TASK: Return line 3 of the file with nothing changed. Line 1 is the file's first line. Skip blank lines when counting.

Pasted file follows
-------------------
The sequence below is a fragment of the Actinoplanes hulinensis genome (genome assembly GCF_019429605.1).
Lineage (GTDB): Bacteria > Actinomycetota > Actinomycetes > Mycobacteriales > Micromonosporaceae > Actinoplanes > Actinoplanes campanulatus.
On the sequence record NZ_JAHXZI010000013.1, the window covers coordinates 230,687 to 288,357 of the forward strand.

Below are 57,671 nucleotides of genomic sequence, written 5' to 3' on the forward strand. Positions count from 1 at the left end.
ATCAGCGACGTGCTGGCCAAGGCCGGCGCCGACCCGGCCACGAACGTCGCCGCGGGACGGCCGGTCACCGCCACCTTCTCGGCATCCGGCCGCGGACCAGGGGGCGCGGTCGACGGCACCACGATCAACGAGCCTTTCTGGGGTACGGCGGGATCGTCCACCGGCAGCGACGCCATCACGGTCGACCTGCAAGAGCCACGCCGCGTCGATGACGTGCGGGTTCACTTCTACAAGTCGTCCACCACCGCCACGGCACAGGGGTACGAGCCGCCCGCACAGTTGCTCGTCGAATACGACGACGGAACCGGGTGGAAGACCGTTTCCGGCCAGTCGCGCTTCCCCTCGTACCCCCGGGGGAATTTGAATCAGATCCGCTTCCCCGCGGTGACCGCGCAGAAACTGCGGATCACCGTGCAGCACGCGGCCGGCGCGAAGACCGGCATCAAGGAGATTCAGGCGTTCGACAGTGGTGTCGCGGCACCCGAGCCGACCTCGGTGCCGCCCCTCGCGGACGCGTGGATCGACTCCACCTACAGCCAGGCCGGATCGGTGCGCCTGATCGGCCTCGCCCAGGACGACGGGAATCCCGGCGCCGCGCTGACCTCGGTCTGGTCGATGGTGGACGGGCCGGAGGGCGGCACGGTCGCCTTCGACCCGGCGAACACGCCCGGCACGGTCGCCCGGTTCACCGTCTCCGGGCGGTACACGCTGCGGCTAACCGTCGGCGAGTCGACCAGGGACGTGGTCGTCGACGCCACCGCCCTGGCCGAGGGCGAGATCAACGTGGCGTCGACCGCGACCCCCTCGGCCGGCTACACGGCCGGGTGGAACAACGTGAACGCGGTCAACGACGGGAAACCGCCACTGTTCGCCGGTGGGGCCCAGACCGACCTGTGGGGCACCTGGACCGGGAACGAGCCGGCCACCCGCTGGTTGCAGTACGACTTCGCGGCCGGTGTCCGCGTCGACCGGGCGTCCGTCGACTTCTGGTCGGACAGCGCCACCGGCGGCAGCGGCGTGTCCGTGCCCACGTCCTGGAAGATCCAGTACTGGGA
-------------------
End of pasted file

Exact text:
On the sequence record NZ_JAHXZI010000013.1, the window covers coordinates 230,687 to 288,357 of the forward strand.